Exploration, facilitates computations of thermodynamic properties of chemical species, high-pressure limit reaction rate coefficients, and pressure-dependent rate coefficient over multi-well molecular potential energy surfaces (PES) including the effects of collisional energy transfer on phenomenological kinetics. Arkane is especially flexible, computing a variety of quantities using different methods, as determined by the users. For example, it can use estimates to fill in information for molecules or reactions where quantum chemistry information is missing. The software solves the internal energy master equation for complex unimolecular reactions systems. Inputs to the software include converged electronic structure computations performed by the user using a variety of supported software packages (Gaussian, Molpro, Orca, TeraChem, Q-Chem, Psi4). The software outputs high-pressure limit rate coefficients and pressure-dependent phenomenological rate coefficients, as well as computed thermodynamic properties (enthalpy, entropy, and constant pressure heat capacity) with added energy corrections. Some of the key features of Arkane include treatment of 1D, 2D or ND hindered internal rotation modes, treatment of free internal rotation modes, quantum tunneling effect consideration (implementing the Eckart or Wigner approach), transition state theory (TST) and Rice-Ramsperger-Kassel-Marcus (RRKM) rate coefficient computations, master equation solution with three implemented methods, inverse-Laplace transform of high-pressure limit rate coefficients into the energy domain, energy corrections based on bond-additivity or isodesmic reactions, automated and efficient PES exploration, and PES sensitivity analysis. The present work describes the design of Arkane, how it should be used, and refers to the theory that it employs. Arkane is distributed via the RMG-Py software suite (https://github.com/ReactionMechanismGenerator/RMG-Py).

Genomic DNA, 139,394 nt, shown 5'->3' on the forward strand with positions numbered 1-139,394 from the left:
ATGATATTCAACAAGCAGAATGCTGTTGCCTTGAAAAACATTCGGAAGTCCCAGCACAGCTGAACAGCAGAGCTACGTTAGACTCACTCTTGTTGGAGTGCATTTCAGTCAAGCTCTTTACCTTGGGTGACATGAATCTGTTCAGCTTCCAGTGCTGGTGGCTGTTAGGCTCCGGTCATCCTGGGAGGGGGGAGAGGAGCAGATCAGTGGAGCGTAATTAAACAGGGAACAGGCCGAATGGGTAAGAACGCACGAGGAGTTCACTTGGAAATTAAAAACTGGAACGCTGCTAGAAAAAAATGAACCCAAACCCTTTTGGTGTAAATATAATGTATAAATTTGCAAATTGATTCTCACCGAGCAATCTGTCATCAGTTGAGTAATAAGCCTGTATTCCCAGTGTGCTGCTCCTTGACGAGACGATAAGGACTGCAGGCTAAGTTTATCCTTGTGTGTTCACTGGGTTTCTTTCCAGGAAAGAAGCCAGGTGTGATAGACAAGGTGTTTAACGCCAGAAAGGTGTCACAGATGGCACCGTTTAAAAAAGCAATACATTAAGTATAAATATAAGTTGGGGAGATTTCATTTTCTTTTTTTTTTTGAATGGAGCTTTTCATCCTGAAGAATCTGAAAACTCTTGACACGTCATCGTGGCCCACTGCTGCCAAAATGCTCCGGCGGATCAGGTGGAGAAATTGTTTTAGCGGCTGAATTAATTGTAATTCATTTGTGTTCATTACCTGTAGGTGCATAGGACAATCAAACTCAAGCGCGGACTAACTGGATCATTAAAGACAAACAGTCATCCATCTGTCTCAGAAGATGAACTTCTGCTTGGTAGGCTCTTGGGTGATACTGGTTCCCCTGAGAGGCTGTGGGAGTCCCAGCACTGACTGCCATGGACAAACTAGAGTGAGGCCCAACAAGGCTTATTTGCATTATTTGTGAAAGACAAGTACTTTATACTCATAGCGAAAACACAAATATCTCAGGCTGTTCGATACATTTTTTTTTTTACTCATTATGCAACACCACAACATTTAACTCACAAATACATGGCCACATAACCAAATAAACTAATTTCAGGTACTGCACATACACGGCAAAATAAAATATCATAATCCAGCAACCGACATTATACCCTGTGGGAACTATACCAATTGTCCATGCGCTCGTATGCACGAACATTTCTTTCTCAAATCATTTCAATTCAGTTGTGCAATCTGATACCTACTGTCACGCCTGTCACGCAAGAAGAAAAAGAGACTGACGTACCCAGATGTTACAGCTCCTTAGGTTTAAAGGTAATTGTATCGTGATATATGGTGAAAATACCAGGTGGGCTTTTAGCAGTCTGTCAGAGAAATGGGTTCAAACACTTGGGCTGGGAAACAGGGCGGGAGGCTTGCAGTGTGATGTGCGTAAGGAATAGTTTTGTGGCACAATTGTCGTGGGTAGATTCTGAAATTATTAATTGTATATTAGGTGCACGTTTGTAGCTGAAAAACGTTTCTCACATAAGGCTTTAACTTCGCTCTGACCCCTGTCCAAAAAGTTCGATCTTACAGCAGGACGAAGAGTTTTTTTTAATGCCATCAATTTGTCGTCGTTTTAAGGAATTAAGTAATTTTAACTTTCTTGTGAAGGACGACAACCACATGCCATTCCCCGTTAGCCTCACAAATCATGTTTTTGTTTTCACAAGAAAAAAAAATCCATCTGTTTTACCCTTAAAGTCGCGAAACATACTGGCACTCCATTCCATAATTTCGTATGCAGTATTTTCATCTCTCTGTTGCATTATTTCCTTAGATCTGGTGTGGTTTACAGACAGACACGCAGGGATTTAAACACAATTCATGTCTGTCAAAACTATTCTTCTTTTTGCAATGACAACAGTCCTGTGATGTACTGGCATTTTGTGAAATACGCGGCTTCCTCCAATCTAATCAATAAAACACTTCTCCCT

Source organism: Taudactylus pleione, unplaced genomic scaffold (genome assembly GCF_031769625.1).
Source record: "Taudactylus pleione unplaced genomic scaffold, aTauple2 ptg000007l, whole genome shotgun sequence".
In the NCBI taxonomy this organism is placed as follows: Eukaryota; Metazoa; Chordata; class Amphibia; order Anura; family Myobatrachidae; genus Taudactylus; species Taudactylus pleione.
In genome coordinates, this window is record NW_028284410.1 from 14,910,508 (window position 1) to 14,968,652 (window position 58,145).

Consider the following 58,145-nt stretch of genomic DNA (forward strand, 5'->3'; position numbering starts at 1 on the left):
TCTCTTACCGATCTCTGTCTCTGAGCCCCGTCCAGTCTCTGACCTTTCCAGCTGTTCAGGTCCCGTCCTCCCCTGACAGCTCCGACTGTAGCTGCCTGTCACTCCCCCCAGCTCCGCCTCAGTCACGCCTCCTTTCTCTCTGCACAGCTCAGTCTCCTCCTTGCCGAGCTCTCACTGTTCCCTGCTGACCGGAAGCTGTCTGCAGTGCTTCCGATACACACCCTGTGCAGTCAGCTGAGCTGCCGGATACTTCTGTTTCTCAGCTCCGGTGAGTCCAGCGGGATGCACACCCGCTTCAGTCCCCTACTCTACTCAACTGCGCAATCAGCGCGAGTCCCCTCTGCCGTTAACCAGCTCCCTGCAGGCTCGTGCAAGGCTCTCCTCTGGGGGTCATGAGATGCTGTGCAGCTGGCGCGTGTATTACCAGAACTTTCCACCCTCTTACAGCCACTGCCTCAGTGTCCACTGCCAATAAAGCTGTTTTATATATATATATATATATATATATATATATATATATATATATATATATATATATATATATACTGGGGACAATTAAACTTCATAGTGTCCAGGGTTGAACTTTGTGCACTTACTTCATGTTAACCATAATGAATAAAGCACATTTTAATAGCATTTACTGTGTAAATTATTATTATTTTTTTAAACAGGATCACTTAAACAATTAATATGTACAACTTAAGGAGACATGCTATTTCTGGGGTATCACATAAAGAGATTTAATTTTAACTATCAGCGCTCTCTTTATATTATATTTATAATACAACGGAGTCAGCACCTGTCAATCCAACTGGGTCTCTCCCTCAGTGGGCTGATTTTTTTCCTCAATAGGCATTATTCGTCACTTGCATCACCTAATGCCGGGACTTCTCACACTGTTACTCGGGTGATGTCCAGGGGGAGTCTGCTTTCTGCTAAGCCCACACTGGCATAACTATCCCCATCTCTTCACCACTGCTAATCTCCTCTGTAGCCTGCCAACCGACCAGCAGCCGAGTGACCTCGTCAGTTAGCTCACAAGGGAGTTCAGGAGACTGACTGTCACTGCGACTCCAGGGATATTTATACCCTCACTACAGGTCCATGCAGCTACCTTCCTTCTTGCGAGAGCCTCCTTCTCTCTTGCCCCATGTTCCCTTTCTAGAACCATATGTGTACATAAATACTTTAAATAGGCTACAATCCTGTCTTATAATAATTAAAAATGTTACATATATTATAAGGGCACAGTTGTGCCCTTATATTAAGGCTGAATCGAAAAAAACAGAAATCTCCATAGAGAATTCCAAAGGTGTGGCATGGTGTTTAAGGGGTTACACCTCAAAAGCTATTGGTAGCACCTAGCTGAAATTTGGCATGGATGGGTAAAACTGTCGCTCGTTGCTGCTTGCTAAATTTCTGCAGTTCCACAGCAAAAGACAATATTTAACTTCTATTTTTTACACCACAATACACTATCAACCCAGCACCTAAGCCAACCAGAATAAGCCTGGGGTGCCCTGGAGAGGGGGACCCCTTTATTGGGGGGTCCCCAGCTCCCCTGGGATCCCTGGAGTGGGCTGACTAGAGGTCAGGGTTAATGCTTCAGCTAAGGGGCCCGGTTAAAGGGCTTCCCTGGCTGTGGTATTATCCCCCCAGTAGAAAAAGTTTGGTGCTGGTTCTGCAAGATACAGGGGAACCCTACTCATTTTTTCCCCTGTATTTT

Supported Information for the paper: Automated Reaction Kinetics and Network Exploration (Arkane): A Statistical Mechanics, Thermodynamics, Transition State Theory, and Master Equation Software